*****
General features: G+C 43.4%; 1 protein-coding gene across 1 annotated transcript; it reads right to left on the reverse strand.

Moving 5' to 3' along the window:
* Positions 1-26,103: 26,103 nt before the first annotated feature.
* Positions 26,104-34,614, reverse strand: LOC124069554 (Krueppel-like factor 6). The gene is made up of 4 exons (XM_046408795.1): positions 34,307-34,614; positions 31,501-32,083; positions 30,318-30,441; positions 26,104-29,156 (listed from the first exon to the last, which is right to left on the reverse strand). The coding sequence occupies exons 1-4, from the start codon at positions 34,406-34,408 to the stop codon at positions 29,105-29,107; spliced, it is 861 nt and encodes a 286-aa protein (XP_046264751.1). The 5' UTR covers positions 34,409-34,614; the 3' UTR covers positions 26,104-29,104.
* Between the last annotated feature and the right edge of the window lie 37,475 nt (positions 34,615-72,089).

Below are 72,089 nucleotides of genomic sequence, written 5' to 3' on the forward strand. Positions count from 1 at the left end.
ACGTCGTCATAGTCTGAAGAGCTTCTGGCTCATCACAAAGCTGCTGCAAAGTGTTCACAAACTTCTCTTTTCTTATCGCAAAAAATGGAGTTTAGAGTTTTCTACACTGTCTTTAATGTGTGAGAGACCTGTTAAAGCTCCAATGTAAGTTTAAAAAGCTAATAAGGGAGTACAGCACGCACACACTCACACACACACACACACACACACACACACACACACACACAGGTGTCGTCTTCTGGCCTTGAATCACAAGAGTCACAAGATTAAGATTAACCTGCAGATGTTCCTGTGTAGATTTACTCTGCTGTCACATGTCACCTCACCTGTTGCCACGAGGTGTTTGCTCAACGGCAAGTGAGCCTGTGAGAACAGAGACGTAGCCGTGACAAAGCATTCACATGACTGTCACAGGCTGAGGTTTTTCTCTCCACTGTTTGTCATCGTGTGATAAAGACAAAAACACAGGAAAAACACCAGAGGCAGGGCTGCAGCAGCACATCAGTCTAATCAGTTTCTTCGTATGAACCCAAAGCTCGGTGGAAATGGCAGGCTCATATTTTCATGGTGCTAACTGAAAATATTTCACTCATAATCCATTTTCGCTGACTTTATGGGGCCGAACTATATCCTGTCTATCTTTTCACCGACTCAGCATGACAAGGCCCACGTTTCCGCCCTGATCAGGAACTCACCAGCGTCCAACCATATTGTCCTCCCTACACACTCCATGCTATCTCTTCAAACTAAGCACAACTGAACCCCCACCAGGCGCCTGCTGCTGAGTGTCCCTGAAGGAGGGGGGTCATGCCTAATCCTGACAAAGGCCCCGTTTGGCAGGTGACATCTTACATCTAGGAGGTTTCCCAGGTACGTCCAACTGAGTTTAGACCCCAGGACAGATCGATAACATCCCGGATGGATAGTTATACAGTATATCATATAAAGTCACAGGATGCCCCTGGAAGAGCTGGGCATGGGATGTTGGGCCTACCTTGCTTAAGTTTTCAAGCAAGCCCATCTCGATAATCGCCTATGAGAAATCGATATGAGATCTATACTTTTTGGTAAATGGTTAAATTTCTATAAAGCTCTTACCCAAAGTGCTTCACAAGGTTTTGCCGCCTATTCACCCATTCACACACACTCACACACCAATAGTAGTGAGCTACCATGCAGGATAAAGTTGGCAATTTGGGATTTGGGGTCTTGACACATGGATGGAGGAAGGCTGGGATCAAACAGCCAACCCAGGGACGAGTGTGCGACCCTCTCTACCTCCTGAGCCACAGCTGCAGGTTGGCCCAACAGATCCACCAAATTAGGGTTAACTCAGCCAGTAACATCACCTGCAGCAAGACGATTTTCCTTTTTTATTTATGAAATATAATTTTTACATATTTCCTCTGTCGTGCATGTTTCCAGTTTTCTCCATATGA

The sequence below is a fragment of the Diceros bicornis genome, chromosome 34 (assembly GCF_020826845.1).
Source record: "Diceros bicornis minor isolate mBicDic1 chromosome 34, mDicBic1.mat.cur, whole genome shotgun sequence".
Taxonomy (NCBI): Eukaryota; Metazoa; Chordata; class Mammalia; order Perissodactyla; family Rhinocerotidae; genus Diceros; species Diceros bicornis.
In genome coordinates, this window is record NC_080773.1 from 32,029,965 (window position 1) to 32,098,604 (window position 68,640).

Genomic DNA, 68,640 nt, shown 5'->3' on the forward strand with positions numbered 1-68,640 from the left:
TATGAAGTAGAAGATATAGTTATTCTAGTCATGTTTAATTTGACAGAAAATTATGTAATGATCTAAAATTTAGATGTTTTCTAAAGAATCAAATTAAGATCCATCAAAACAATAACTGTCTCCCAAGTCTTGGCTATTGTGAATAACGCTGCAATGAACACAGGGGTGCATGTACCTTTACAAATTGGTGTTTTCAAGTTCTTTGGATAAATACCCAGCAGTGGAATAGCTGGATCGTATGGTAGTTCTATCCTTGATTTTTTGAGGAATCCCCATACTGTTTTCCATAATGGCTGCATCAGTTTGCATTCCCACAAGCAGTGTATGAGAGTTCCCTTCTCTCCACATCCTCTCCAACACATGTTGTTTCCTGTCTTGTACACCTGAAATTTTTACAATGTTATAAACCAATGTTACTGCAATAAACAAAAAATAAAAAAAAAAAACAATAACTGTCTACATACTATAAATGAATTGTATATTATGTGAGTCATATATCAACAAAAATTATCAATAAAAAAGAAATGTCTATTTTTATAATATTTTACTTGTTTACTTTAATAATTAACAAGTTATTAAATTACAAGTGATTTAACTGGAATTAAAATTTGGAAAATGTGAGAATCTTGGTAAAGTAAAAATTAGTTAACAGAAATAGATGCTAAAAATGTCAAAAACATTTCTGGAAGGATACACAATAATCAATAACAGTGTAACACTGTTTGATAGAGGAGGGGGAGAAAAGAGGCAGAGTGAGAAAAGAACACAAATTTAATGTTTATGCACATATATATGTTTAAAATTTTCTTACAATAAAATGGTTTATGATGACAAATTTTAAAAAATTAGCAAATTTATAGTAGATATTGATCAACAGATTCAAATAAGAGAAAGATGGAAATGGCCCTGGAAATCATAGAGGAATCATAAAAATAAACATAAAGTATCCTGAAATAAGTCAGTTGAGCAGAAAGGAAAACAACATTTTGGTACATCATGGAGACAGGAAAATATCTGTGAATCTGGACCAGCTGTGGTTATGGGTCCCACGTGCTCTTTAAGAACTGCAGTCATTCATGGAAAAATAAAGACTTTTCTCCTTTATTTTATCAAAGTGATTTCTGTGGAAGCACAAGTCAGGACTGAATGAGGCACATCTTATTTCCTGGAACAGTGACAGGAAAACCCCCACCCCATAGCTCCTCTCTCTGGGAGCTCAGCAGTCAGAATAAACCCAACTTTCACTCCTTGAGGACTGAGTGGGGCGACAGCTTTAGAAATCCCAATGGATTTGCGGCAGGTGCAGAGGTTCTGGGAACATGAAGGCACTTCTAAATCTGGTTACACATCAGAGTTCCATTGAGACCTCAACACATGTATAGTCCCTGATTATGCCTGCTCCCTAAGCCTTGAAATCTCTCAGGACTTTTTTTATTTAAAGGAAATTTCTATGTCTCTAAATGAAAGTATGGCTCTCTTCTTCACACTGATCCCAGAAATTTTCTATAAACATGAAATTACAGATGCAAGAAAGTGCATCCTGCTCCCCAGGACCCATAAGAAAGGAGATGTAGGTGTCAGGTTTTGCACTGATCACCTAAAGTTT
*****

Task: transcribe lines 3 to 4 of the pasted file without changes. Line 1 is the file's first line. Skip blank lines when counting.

* Positions 1-26,103: 26,103 nt before the first annotated feature.
* Positions 26,104-34,614, reverse strand: LOC124069554 (Krueppel-like factor 6). The gene is made up of 4 exons (XM_046408795.1): positions 34,307-34,614; positions 31,501-32,083; positions 30,318-30,441; positions 26,104-29,156 (listed from the first exon to the last, which is right to left on the reverse strand). The coding sequence occupies exons 1-4, from the start codon at positions 34,406-34,408 to the stop codon at positions 29,105-29,107; spliced, it is 861 nt and encodes a 286-aa protein (XP_046264751.1). The 5' UTR covers positions 34,409-34,614; the 3' UTR covers positions 26,104-29,104.